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Expert panel developed six-category system to classify chest CTs and streamline structured reporting around COVID-19.
The BI-RADS and Lung-RADS systems routinely help radiologists classify the severity of findings with breast cancer and lung cancer. Now, a similar system – called CO-RADS – has been developed for assessing the pulmonary involvement of COVID-19 in CT scans.
To help radiologists analyze the likelihood and level of COVID-19 involvement, the Dutch Radiological Society developed a six-category system that could make it easier for providers to identify patients who have significant imaging findings characteristic of COVID-19 involvement and report on them to referring physicians.
The team, led by Mathias Prokop, M.D., Ph.D., and Wouter van Everdingen, M.D. Ph.D., both from the Radboud University Medical Center radiology department in The Netherlands, published their CO-RADS system in Radiology.
“The system fulfills the need for a structured and fast reporting system that decreases ambiguity in the communication with referring physicians and facilitates collection of CT performance data for further research of this worldwide healthcare problem,” the team wrote.
To categorize scans by a set of defined characteristics, eight radiologists read randomly selected chest CT scans from 105 patients who were suspected of COVID-19 infection and who presented to the emergency room between March 14 and March 25, 2020. Patients fell into one of three groups: those with at least one positive real-time polymerase chain (RT-PCR) result within five days after CT, those with one or multiple negative RT-PCR results but a clinical positive COVID-19 diagnosis, and those with one or multiple negative RT-PCR results and a clinical course that wasn’t consistent with COVID-19 or was consistent with a different diagnosis.
Based on their image analyses, 68.2 percent unanimously agreed on the category assignments, and they divided scans into six categories:
A normal CT or a CT with findings or unequivocal non-infectious etiology indicates a very low likelihood of COVID-19 pulmonary involvement. Based on reader consensus, mild or severe emphysema, perifissural nodules, lung tumors, or fibrosis fall into this category.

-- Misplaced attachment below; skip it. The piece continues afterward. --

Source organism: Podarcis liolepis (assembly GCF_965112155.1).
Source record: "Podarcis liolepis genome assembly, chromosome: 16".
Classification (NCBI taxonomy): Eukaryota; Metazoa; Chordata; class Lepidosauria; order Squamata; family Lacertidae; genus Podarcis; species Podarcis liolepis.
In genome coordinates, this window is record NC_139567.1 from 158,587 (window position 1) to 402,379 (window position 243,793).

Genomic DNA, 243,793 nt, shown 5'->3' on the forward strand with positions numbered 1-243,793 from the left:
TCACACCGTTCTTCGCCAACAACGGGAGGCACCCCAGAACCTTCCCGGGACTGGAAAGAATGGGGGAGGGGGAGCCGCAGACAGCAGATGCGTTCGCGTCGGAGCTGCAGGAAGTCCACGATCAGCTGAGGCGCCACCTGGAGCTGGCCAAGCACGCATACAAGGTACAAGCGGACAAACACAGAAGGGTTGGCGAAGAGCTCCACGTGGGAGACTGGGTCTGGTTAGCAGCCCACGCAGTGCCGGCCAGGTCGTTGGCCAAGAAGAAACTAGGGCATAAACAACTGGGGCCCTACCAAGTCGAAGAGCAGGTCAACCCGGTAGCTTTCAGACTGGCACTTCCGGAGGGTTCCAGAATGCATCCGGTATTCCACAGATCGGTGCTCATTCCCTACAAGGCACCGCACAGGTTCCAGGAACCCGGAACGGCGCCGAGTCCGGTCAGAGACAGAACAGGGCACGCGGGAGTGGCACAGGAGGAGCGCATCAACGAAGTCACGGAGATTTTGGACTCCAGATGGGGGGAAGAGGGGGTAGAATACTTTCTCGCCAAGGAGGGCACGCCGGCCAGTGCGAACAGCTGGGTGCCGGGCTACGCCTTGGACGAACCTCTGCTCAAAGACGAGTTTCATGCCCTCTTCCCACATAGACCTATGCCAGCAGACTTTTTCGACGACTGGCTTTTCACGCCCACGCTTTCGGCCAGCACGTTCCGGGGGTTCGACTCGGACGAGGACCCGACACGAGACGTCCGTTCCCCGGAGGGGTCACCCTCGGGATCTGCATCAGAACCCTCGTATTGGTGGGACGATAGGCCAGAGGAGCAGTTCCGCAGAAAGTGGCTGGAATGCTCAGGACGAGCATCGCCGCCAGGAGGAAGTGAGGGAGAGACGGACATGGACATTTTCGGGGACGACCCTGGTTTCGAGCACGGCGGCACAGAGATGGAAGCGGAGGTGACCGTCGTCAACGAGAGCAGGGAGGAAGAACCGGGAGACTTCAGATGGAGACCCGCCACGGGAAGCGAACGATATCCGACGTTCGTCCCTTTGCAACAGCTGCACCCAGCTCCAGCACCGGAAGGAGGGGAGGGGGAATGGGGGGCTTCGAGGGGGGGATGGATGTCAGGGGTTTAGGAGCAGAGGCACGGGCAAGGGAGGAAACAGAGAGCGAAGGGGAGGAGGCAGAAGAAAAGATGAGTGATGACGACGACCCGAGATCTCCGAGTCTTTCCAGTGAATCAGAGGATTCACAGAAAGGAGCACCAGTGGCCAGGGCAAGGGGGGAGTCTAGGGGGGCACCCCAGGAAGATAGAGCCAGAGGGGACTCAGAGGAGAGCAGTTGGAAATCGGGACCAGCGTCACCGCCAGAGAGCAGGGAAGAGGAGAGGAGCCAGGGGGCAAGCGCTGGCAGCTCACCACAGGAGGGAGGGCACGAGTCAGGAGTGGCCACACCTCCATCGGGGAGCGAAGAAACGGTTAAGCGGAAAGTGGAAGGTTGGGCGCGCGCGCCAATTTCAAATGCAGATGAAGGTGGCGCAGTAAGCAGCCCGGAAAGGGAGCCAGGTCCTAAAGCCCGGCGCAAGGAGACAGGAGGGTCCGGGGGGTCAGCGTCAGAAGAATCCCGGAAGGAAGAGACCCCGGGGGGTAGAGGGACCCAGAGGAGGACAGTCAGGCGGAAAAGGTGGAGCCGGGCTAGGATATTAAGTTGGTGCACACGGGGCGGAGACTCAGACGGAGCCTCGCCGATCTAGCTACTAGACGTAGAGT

With CT findings in the lungs that are typical of infectious etiology that aren’t considered characteristic of COVID-19, this category indicates there’s a low level of suspicious for pulmonary COVID-19 involvement. Examples for this category include bronchitis, infectious bronchiolitis, bronchopneumonia, lobar pneumonia, and pulmonary abscess, and features include tree-in-bud sign, centrilobular nodular patterns, lobar or segmental consolidation, and lung cavitation.
CT scans with features that are also found in other viral pneumonias or non-infectious etiologies fall into this category, implying equivocal findings for pulmonary involvement of the virus. Observed findings include perihilar ground-glass, homogenous extensive ground glass with or without sparing of some secondary pulmonary lobules, or ground glass together with smooth interlobular septal thickening with or without pleural effusion.
This category also includes small ground-glass opacities that aren’t centrilobular or aren’t located close to the visceral pleura. You can also see patterns of consolidation compatible with organizing pneumonia without other typical COVID-19 findings.
This category indicates a high level of suspicion of COVID-19 pulmonary involvement. CT findings are characteristic for COVID-19, but they also show overlap with other viral pneumonias. The findings are similar to those identified in CO-RADS 5, but they aren’t located in contact with visceral pleura or are located strictly unilaterally. Additionally, findings are in a predominant peribronchovascular distribution or they’re superimposed on severe diffuse pre-existing pulmonary abnormalities.
CT scans that fall into this category raise a high level of suspicious for COVID-19 pulmonary involvement. These scans must include: ground-glass opacities (with or without consolidation) in lung regions close to visceral pleural surfaces, including the fissures, and in a multifocal bilateral distribution. Additionally, at least one confirmatory pattern that aligns with the temporal evolution of the disease must be present, such as the crazy paving pattern that has been described during the course of the disease.
In addition, these scans exhibit opacities that resemble organizing pneumonia, such as reverse halo signs or ground glass with extensive subpleural consolidations and air bronchograms. The team added you could also see subpleural curvilinear bands or bands of ground glass with or without consolidation in a tethered, arching pattern with small connections to the pleura.
These scans indicate proven COVID-19 involvement, supported by a positive RT-PCR test.
By using the categorization system, the team was able to distinguish between patients who had positive RT-PCR tests and those with negative ones with an average AUC of 0.91. The average AUC increased to 0.95 with a clinical diagnosis of COVID-19 infection, and the number of positive cases rose as radiologists assigned higher CO-RADS values.
The team noted the classification system was designed in a geographic area with high COVID-19 prevalence, acknowledging that the level of viral incidence could impact the accuracy of the CO-RADS system.
Even with this limitation, however, the team asserted, the CO-RADS system could help standardize communication and reporting around chest CT scans that look for COVID-19-related lung involvement.